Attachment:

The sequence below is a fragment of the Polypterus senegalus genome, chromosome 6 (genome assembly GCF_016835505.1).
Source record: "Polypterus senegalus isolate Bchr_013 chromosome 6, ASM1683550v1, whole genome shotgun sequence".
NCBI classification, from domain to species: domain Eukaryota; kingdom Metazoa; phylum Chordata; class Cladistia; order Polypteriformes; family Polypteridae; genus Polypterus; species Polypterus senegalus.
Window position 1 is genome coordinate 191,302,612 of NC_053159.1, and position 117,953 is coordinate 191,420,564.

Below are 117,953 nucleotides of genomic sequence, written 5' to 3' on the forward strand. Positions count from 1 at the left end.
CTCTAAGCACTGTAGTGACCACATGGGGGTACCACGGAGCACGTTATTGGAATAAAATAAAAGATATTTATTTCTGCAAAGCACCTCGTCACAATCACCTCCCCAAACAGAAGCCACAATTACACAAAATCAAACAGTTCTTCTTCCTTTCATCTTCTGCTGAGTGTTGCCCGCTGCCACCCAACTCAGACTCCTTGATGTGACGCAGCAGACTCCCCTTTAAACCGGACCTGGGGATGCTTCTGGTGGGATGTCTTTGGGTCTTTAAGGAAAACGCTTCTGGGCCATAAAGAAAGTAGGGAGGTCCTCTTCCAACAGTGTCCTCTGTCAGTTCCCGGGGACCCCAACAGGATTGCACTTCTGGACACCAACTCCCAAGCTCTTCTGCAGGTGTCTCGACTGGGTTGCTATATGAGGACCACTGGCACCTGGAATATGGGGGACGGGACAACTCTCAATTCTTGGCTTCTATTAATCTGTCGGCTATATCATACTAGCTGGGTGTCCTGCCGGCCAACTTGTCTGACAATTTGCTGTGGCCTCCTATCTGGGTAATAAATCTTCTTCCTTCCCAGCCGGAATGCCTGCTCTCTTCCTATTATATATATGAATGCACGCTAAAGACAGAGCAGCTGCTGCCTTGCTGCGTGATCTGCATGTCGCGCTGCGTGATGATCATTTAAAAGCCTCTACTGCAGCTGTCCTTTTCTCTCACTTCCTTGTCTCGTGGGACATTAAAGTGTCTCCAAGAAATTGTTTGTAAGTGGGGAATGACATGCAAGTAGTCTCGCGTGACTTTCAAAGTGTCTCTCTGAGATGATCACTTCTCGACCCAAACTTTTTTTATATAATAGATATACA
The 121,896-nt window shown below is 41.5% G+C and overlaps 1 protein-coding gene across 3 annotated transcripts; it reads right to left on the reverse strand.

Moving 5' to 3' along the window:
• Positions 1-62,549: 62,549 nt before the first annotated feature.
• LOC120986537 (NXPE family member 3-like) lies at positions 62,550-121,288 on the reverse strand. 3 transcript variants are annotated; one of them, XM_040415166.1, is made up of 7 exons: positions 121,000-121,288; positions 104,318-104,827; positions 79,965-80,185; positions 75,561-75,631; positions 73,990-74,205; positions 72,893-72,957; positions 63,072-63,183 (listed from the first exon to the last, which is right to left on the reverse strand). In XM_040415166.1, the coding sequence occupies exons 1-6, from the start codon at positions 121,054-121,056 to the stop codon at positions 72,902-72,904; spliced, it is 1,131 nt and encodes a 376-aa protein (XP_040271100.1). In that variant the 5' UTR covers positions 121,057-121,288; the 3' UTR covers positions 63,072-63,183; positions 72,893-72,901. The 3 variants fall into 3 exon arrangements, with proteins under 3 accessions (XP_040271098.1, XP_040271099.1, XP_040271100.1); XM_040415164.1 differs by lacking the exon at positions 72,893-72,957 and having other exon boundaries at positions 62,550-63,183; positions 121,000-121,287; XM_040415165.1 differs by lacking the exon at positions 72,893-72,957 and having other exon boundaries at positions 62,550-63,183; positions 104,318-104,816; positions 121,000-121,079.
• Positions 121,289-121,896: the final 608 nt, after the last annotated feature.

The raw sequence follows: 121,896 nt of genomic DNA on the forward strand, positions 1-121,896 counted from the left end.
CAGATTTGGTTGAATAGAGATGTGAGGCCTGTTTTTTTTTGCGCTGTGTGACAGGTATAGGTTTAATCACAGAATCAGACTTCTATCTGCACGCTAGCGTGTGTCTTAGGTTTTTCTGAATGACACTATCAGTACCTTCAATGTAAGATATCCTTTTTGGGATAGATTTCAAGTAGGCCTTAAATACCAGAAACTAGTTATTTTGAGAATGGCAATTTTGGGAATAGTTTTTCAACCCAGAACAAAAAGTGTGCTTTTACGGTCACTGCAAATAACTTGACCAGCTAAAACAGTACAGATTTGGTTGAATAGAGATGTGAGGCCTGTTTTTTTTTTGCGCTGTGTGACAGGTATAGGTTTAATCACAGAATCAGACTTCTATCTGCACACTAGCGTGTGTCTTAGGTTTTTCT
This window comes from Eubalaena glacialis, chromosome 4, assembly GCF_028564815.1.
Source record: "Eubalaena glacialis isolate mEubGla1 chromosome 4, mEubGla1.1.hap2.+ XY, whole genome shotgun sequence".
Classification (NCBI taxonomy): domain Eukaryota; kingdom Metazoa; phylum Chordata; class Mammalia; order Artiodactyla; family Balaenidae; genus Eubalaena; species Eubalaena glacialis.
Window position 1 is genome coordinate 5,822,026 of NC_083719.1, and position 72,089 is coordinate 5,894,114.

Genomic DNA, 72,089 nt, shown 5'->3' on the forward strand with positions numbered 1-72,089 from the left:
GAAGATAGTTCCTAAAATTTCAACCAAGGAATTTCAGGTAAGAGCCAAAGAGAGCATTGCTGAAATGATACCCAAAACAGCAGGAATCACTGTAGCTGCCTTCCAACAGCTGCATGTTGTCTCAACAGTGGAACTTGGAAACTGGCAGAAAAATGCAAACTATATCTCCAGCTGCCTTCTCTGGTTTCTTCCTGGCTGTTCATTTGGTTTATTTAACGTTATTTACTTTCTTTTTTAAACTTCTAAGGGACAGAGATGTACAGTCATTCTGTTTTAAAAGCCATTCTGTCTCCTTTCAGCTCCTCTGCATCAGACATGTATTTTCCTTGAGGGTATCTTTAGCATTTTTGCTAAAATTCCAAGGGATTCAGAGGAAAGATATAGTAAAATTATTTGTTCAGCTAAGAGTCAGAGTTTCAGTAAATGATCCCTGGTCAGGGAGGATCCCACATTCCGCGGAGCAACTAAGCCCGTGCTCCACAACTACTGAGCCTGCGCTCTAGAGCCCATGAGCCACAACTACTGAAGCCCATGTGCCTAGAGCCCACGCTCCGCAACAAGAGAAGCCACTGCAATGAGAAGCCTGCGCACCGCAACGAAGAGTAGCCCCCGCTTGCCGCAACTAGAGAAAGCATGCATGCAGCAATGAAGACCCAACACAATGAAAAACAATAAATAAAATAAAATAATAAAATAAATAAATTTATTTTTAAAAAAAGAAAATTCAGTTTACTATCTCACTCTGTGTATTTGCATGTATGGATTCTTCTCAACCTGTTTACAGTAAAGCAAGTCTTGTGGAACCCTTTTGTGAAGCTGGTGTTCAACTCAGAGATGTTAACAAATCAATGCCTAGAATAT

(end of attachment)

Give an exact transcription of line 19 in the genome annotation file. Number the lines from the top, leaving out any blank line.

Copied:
GAAGATAGTTCCTAAAATTTCAACCAAGGAATTTCAGGTAAGAGCCAAAGAGAGCATTGCTGAAATGATACCCAAAACAGCAGGAATCACTGTAGCTGCCTTCCAACAGCTGCATGTTGTCTCAACAGTGGAACTTGGAAACTGGCAGAAAAATGCAAACTATATCTCCAGCTGCCTTCTCTGGTTTCTTCCTGGCTGTTCATTTGGTTTATTTAACGTTATTTACTTTCTTTTTTAAACTTCTAAGGGACAGAGATGTACAGTCATTCTGTTTTAAAAGCCATTCTGTCTCCTTTCAGCTCCTCTGCATCAGACATGTATTTTCCTTGAGGGTATCTTTAGCATTTTTGCTAAAATTCCAAGGGATTCAGAGGAAAGATATAGTAAAATTATTTGTTCAGCTAAGAGTCAGAGTTTCAGTAAATGATCCCTGGTCAGGGAGGATCCCACATTCCGCGGAGCAACTAAGCCCGTGCTCCACAACTACTGAGCCTGCGCTCTAGAGCCCATGAGCCACAACTACTGAAGCCCATGTGCCTAGAGCCCACGCTCCGCAACAAGAGAAGCCACTGCAATGAGAAGCCTGCGCACCGCAACGAAGAGTAGCCCCCGCTTGCCGCAACTAGAGAAAGCATGCATGCAGCAATGAAGACCCAACACAATGAAAAACAATAAATAAAATAAAATAATAAAATAAATAAATTTATTTTTAAAAAAAGAAAATTCAGTTTACTATCTCACTCTGTGTATTTGCATGTATGGATTCTTCTCAACCTGTTTACAGTAAAGCAAGTCTTGTGGAACCCTTTTGTGAAGCTGGTGTTCAACTCAGAGATGTTAACAAATCAATGCCTAGAATAT